Childhood Apraxia of Speech - Pt 2

May is designated National Speech-Language-Hearing Month. So, for this month I would like to offer some resources and ideas for parents who have a child with apraxia. I have written about this diagnosis before (For the things we have to learn before we can do them, we learn by doing them.) , so if you need some history about Apraxia please refer to that earlier blog. This blog is about things parents can do.

Why? I believe that strong skills in communication are critical to all children's health and happiness throughout all phases of their lives.

From one of my favorite books, Speaking of Apraxia a Parent's Guide to Childhood Apraxia of Speech, the need to communicate is a basic need (Lindsay pg 20). I believe that speech development needs to be encouraged through intensive therapies that include lots and lots of motor planning exercises that include movement. Why? As a parent, think of your child's development it involves movement and that movement takes planning, motor planning. For example, gross motor rolling over, fine motor pincer grasp with fingers and then finest of fine motor, speech babbling, blowing bubbles, making raspberry sounds etc.

Childhood Apraxia of Speech or CAS is a motor planning disorder. Kids with CAS stuff food in their mouths because chewing requires motor planning that they don't have. They can't blow bubbles or blow out their first birthday candle. My son would jump up and down, up and down, and I realized he did that before he made a sound - he was trying to talk. He needed to get his muscles moving and then he started making speech sounds. So, what can you do as a parent? First, learn who Nancy Kaufmann is.

Nancy Kaufman is a leading authority in Apraxia. Nancy is the Owner & Director of the Kaufman Children's Center, for Speech, Language, Sensory-Motor, and Social Connections, Inc. (KCC), located in West Bloomfield, Michigan. (Nancy Kaufman | Leading Authority in Apraxia | Suburban Speech Center) Learn about her protocols for speech therapy for kids with CAS. Learn about the Kaufmann cards.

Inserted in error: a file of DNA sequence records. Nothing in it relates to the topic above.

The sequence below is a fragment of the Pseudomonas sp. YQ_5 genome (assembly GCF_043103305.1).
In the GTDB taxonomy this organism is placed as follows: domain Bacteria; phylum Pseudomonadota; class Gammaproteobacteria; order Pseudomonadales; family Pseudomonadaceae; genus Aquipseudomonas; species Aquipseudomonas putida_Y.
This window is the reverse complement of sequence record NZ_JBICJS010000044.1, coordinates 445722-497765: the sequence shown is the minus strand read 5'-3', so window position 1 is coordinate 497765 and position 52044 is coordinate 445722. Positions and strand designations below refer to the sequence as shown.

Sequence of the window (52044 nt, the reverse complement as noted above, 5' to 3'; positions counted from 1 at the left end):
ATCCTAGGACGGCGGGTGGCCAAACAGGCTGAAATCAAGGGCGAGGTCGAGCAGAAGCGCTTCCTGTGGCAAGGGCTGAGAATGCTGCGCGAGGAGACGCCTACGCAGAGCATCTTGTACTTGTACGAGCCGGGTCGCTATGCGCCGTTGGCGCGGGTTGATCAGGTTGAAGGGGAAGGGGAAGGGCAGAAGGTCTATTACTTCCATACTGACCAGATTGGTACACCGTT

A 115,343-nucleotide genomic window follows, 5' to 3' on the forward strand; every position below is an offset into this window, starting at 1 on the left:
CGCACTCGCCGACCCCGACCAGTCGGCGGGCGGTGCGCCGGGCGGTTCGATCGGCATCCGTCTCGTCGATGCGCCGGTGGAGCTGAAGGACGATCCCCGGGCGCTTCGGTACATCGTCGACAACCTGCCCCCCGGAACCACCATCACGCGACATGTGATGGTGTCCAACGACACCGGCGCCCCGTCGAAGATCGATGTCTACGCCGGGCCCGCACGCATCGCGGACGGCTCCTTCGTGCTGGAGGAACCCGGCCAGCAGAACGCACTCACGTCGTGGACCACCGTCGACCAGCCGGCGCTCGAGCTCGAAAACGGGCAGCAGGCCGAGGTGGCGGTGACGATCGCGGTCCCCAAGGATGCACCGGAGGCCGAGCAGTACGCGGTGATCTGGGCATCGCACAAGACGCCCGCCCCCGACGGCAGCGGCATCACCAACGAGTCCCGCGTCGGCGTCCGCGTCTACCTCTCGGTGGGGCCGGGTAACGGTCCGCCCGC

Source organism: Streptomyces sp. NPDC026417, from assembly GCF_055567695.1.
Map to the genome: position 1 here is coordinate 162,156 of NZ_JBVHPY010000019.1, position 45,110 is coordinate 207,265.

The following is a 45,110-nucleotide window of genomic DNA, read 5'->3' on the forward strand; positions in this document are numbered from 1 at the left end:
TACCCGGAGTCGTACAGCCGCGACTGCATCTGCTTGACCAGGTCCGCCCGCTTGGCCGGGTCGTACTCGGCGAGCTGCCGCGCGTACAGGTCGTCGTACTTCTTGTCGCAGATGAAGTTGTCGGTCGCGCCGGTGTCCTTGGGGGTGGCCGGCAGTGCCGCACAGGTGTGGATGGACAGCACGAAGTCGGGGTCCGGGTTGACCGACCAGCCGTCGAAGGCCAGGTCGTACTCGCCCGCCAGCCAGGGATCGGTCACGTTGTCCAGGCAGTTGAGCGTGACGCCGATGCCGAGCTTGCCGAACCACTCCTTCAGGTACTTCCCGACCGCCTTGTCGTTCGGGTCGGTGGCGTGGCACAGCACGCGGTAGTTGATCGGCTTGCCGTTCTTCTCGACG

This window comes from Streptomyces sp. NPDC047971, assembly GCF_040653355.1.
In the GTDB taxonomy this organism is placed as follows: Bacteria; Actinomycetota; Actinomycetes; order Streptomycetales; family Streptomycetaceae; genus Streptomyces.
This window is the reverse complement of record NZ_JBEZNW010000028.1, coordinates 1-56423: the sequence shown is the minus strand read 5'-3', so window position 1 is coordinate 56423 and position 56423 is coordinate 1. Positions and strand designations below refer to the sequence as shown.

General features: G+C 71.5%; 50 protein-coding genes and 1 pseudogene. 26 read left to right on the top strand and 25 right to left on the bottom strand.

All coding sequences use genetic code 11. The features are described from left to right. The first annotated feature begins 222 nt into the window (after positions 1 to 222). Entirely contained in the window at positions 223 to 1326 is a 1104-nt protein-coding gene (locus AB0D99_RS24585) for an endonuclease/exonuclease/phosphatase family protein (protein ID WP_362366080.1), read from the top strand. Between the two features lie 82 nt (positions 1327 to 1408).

I suggest finding a therapist who knows the protocol and can give your child direct speech therapy five days a week for 30 minutes a day. And while you are doing that, check out the resources below and these fun oral motor exercises you can play with your child at home:

  1. Blowing bubbles. Works on pursing the lips and breath control.
  2.  Blow a harmonica. If you need to, just start one note at a time.
  3.  Blow a kazoo. It helps with breath control and vocal control you have to hum to get a sound out of a kazoo.
  4. Practice licking ice cream.
  5. Put a little peanut butter on their lips and have them practice licking it off. (Note: If your child has sensory issues, you may learn that they find this unpleasant, if this applies to your child it would be wise to skip this exercise and avoid the unnecessary stress.)
  6. If you would like to give your child some feedback, let them look at themselves in a mirror while they practice these skills.

Remember, speech is a BASIC NEED. Therefore, it is CRITICAL that you encourage your child and do everything you can help him develop his speech.



National Speech-Language-Hearing Month (

Proloquo2Go - AAC app with symbols - AssistiveWare

Lindsay, L. A. (2012). Speaking of Apraxia (1st ed.). Woodbine House.

Nancy Kaufman | Leading Authority in Apraxia | Suburban Speech Center

Kaufman Children's Center Home • Kaufman Children's Center • Pediatric Special Needs Clinic (